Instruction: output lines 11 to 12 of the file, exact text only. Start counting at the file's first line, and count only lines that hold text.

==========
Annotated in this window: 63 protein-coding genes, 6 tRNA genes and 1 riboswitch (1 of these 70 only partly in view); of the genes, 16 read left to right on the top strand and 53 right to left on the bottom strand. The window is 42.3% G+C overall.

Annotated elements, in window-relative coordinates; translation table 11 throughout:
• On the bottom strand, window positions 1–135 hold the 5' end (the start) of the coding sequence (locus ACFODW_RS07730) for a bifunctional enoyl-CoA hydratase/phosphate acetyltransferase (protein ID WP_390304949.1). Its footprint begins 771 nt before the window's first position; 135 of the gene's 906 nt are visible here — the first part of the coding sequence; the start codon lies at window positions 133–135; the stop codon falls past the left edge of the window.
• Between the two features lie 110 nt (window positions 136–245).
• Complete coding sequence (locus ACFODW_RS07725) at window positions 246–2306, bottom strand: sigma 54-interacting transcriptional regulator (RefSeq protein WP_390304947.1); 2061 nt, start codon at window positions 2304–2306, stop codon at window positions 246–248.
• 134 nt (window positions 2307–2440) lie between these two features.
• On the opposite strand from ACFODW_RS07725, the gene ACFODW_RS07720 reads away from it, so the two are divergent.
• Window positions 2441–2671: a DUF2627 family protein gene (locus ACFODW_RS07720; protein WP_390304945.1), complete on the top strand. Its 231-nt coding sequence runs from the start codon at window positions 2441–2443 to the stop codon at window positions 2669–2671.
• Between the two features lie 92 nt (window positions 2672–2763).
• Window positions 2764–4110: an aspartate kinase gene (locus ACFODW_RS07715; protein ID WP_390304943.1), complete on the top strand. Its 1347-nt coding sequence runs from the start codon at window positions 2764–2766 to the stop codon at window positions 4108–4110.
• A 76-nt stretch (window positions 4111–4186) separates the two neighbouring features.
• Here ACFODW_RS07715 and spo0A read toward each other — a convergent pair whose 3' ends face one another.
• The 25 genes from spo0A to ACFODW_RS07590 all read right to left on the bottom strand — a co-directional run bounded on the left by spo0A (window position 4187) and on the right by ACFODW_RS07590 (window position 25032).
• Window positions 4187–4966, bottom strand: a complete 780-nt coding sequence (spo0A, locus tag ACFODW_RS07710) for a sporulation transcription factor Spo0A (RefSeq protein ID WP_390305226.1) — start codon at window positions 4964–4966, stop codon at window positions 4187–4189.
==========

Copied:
• A 76-nt stretch (window positions 4111–4186) separates the two neighbouring features.
• Here ACFODW_RS07715 and spo0A read toward each other — a convergent pair whose 3' ends face one another.